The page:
Efficacy of a mindful-eating program to reduce emotional eating in patients suffering from overweight or obesity in primary care settings

Abstract

Introduction

Little is known about the applicability of mindfulness-based interventions in Spanish adults with overweight/obesity. The objective of the present study protocol is to describe the methods that will be used in a cluster randomised trial (CRT) that aims to evaluate the effectiveness of a mindfulness eating (ME) programme to reduce emotional eating (EE) in adults with overweight/obesity in primary care (PC) settings.

Methods and analysis

A CRT will be conducted with approximately 76 adults with overweight/obesity from four PC health centres (clusters) in the city of Zaragoza, Spain. Health centres matched to the average per capita income of the assigned population will be randomly allocated into two groups: ‘ME +treatment as usual (TAU)’ and ‘TAU alone’. The ME programme will be composed of seven sessions delivered by a clinical psychologist, and TAU will be offered by general practitioners. The primary outcome will be EE measured by the Dutch Eating Behaviour Questionnaire (DEBQ) at post test as primary endpoint. Other outcomes will be external and restrained eating (DEBQ), binge eating (Bulimic Investigatory Test Edinburgh), eating disorder (Eating Attitude Test), anxiety (General Anxiety Disorder-7), depression (Patient Health Questionnaire-9), mindful eating (Mindful Eating Scale), dispositional mindfulness (Five Facet Mindfulness Questionnaire) and self-compassion (Self-Compassion Scale). Anthropometric measures, vital signs and blood tests will be taken. A primary intention-to-treat analysis on EE will be conducted using linear mixed models. Supplementary analyses will include secondary outcomes and 1-year follow-up measures; adjusted models controlling for sex, weight status and levels of anxiety and depression; the complier average causal effect of treatment; and the clinical significance of improvements.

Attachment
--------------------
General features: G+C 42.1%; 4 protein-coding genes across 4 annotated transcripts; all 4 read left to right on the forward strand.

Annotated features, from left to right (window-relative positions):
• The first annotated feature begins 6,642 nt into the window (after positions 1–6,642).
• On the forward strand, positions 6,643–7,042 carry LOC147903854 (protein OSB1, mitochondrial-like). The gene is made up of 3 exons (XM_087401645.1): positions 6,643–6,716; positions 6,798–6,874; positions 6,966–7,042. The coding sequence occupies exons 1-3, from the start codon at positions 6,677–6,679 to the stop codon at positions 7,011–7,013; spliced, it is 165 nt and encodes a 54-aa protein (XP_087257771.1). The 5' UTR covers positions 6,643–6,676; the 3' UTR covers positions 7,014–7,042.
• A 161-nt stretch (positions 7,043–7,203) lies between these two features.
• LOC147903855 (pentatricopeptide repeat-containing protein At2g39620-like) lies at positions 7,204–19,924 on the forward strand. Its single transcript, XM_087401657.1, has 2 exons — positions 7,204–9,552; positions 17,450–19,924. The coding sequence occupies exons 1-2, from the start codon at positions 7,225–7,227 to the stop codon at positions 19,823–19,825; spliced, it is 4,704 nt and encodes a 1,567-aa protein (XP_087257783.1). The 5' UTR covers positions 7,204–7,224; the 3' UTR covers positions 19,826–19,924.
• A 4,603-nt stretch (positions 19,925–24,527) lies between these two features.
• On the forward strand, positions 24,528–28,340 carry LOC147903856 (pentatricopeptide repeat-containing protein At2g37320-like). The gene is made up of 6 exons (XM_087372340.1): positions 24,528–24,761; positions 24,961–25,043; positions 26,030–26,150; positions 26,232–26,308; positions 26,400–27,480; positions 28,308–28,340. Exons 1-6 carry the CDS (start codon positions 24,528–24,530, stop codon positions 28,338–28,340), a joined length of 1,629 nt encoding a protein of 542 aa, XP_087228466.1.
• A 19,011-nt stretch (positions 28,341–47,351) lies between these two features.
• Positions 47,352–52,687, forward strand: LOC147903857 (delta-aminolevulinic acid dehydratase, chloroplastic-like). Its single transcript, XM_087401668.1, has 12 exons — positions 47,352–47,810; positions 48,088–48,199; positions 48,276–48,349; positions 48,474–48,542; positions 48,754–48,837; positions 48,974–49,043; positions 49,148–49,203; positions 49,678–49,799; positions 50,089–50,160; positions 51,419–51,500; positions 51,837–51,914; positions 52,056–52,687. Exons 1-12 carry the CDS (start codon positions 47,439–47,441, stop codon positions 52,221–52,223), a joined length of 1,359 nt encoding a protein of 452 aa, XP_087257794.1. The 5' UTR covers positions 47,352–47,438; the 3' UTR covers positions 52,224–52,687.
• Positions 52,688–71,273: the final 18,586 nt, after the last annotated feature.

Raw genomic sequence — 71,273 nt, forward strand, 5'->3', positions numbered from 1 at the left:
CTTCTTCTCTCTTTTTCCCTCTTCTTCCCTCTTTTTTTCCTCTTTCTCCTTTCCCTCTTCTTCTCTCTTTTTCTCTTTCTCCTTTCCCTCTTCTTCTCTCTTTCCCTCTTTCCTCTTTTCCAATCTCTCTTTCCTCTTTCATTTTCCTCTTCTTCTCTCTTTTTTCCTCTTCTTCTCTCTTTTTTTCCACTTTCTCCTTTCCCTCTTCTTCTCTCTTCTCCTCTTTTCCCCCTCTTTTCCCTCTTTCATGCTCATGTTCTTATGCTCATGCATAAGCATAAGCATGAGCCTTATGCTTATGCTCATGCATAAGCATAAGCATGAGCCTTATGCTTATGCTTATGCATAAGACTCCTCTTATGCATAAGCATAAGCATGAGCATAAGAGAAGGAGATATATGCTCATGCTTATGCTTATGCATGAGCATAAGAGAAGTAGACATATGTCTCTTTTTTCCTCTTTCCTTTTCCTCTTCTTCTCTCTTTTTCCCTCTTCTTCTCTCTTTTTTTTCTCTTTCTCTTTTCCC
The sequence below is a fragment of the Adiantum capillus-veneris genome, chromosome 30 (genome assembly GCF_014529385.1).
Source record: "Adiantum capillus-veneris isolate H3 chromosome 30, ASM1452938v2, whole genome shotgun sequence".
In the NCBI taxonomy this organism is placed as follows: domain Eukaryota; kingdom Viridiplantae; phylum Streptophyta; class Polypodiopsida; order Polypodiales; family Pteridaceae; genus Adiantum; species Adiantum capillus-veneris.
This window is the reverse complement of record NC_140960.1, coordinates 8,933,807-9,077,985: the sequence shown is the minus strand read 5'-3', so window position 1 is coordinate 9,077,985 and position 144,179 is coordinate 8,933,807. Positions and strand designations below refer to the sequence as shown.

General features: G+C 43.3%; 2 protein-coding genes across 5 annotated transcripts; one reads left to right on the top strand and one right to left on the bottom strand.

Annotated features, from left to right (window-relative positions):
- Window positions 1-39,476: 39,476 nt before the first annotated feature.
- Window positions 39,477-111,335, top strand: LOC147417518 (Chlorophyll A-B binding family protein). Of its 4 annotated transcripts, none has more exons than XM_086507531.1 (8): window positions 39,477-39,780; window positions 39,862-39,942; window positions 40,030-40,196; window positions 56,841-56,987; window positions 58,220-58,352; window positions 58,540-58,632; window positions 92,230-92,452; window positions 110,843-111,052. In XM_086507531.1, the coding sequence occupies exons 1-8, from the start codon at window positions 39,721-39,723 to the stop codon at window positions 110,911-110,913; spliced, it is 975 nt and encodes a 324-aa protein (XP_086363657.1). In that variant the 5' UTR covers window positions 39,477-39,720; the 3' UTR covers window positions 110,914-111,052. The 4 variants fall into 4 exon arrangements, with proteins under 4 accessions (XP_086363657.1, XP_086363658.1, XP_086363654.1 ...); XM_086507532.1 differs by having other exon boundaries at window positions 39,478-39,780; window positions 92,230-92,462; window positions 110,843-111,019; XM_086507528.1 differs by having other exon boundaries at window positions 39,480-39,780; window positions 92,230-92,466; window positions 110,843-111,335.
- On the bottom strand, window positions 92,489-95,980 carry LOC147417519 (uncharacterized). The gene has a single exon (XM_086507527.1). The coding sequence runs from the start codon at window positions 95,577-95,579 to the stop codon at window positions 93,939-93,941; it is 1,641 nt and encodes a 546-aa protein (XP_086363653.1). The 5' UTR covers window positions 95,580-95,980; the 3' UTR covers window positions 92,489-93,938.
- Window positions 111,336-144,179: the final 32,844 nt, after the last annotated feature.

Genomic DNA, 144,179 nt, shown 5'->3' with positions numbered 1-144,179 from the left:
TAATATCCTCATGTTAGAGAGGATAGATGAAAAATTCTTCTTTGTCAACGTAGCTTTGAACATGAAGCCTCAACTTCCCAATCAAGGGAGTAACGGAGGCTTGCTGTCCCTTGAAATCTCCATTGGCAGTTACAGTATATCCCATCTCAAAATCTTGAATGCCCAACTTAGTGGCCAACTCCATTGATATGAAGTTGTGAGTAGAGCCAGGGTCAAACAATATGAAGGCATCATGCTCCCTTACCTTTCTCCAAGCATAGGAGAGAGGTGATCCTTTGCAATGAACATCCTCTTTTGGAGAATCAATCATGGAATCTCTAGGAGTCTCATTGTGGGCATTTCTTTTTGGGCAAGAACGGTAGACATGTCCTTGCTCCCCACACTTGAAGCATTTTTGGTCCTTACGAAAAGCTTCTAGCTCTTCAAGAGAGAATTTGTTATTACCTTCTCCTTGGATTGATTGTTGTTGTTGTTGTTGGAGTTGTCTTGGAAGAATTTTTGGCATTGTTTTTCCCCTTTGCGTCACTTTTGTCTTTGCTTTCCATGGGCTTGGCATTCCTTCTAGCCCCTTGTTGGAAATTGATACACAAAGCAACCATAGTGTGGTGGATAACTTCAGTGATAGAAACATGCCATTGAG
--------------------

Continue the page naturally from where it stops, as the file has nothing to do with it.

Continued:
Ethics and dissemination

Positive results of this study may have a significant impact on one of the most important current health-related problems. Approval was obtained from the Ethics Committee of the Regional Authority. The results will be submitted to peer-reviewed journals, and reports will be sent to participants.

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